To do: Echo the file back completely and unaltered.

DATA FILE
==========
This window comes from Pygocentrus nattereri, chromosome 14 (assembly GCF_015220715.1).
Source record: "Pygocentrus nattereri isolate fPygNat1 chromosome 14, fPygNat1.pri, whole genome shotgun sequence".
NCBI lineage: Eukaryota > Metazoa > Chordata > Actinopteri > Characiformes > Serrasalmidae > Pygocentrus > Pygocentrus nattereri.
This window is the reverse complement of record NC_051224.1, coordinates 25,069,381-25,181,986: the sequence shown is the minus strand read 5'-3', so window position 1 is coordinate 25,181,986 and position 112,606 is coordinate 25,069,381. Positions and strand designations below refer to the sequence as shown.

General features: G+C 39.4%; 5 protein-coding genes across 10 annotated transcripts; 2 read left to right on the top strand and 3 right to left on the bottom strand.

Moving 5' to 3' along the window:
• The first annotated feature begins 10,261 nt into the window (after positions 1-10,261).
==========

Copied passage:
This window comes from Pygocentrus nattereri, chromosome 14 (assembly GCF_015220715.1).
Source record: "Pygocentrus nattereri isolate fPygNat1 chromosome 14, fPygNat1.pri, whole genome shotgun sequence".
NCBI lineage: Eukaryota > Metazoa > Chordata > Actinopteri > Characiformes > Serrasalmidae > Pygocentrus > Pygocentrus nattereri.
This window is the reverse complement of record NC_051224.1, coordinates 25,069,381-25,181,986: the sequence shown is the minus strand read 5'-3', so window position 1 is coordinate 25,181,986 and position 112,606 is coordinate 25,069,381. Positions and strand designations below refer to the sequence as shown.

General features: G+C 39.4%; 5 protein-coding genes across 10 annotated transcripts; 2 read left to right on the top strand and 3 right to left on the bottom strand.

Moving 5' to 3' along the window:
• The first annotated feature begins 10,261 nt into the window (after positions 1-10,261).